Patient-Centered Design: Next Steps
One of the most talked-about programs after the 2012 HEALTHCARE DESIGN Conference was the Patient Experience Simulation Lab, a combination of a virtual-reality model and a full-scale mockup of a patient room–stocked with a real-live patient, family members, and a nurse. Through more than 25 sold-out sessions, the Institute for Patient-Centered Design and its partners were able to give participants a front-row opportunity to see how design elements can help (or hinder) the patient/nurse/family dynamic.
Kahler Slater provided the concept on which the on-site mockup was based; the Milwaukee-based firm won the institute’s Patient Empowered Room Design Competition with a design that hit all the marks defined by the jury for a successful patient-friendly room. “One thing that really stood out for us was the way the design angled the bed so the patient could see out the window better,” says Tammy Thompson, president of the Institute for Patient-Centered Design. And while on-site limitations didn’t allow the mockup to showcase this feature, other elements—such as privacy from the corridor and an easy transition from the bed to the bathroom—remained intact.
“We always make a conscious effort to design from the perspectives of the patient, family, and caregivers, but we aren’t always fortunate enough to see the space in use,” says Eric Mayne, healthcare architect and project designer for Kahler Slater. “We saw firsthand how easily the caregiver and patient were able to work together in the room, and how subtle changes to the height and location of the bedside charting station can improve the communication and bond between them.”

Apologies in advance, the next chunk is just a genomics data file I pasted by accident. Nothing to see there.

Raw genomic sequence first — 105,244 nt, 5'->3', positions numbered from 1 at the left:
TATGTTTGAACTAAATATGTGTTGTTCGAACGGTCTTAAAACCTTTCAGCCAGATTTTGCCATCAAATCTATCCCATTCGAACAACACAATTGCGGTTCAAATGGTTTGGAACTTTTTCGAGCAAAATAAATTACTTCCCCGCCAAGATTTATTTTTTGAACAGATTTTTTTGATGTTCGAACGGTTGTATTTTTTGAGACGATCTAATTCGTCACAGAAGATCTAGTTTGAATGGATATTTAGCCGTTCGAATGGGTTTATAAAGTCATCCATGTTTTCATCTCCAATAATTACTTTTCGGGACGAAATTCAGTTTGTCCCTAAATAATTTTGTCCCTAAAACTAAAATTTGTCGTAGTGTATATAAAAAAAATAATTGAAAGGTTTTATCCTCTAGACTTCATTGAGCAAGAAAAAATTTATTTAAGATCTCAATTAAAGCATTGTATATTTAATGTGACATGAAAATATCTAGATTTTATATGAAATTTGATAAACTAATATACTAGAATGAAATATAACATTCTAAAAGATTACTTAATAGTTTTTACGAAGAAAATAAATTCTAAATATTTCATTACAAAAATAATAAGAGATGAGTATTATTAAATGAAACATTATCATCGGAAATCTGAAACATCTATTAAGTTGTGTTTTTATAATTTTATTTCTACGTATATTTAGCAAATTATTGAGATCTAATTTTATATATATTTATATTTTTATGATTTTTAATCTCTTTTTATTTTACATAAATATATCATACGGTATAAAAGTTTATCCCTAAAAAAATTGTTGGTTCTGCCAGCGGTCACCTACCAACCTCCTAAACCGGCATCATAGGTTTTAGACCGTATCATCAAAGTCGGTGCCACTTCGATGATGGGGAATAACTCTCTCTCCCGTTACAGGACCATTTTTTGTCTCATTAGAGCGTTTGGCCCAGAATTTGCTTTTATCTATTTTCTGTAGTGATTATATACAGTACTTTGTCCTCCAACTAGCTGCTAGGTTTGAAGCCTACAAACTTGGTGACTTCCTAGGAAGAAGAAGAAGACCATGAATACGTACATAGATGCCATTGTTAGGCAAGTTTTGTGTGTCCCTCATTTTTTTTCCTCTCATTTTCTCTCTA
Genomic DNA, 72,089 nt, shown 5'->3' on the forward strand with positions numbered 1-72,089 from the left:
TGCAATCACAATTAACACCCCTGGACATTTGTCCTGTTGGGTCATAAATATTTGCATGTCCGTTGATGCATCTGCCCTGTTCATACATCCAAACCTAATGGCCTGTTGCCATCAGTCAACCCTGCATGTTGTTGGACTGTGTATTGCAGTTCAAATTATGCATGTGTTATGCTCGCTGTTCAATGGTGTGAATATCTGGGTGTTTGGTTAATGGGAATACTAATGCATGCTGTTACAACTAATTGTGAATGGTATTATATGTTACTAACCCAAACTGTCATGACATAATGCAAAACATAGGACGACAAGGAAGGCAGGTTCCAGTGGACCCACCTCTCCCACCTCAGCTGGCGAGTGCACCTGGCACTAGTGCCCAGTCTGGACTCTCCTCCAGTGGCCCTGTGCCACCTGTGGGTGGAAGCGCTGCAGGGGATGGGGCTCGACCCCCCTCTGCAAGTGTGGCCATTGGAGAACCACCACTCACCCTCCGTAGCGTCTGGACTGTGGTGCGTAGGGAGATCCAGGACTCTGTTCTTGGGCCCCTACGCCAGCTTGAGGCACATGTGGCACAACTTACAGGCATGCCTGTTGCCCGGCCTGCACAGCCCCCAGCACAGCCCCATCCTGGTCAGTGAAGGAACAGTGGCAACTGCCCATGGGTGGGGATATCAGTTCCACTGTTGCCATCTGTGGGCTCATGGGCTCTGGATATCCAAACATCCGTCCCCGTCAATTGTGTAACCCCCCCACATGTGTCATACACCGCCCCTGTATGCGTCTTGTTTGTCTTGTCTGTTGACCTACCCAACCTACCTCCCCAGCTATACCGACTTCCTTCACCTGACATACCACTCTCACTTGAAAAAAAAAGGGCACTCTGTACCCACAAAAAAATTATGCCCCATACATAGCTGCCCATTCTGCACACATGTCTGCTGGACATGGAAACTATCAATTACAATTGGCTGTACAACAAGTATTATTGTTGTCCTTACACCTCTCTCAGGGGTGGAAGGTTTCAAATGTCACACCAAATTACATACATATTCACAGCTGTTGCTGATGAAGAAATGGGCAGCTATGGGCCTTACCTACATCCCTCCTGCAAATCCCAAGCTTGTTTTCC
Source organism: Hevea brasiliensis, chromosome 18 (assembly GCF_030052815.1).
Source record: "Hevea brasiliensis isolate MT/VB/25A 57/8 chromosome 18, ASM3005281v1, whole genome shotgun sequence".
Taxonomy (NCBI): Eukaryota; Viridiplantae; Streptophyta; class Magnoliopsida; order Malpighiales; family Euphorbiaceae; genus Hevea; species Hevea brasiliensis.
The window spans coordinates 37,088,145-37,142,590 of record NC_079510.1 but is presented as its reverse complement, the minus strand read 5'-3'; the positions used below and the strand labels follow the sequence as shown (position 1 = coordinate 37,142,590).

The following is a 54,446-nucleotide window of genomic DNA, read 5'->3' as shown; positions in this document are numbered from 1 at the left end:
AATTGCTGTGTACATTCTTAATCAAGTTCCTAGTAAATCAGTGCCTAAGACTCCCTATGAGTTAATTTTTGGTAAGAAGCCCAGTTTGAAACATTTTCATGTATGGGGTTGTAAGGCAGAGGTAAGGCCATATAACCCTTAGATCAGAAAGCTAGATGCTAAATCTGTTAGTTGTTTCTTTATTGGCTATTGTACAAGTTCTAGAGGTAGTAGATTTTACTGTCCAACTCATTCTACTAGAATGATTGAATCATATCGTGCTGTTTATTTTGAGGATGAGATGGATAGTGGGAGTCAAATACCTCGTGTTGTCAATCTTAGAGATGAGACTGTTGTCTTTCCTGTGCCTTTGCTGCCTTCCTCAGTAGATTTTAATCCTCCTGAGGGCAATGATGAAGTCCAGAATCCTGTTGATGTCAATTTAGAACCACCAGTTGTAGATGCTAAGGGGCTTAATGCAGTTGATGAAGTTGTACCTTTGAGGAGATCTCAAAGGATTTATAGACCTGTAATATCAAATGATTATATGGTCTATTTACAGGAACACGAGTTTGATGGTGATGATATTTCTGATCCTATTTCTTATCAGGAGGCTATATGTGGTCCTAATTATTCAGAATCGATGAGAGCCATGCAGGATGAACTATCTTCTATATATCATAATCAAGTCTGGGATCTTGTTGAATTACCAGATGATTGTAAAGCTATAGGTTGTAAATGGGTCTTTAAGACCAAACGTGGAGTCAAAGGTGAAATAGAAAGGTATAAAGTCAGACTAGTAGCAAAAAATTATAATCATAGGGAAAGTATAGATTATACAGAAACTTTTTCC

Session participants were able to view about a half dozen patient care scenarios, Thompson says, such as a nurse taking vital signs or checking the patient in at bedside. Each session’s small group could ask questions of the patient, nurses, and family members. The institute is working on coordinating all the information collected on site so they can present it to the community at large.
Later this year, the institute hopes to take its simulation lab on the road. By working with local hospitals and a strong network of architects and designers, Thompson hopes they can secure an empty patient room within a hospital to conduct similar scenarios for the education of the local healthcare design community. She says her team was able to test this concept pre-HCD Conference with Grady Health System in Atlanta, and it was extremely well received.
Through all these simulations, Thompson says, “We’ve met a lot of designers who don’t have a healthcare background, without much experience in the hospital setting. Our goal is to bring designers the opportunity to speak directly with patients. That feedback can’t be replaced with interviewing nurses or other staff. We just want to ensure that the patient has a voice in the design process.”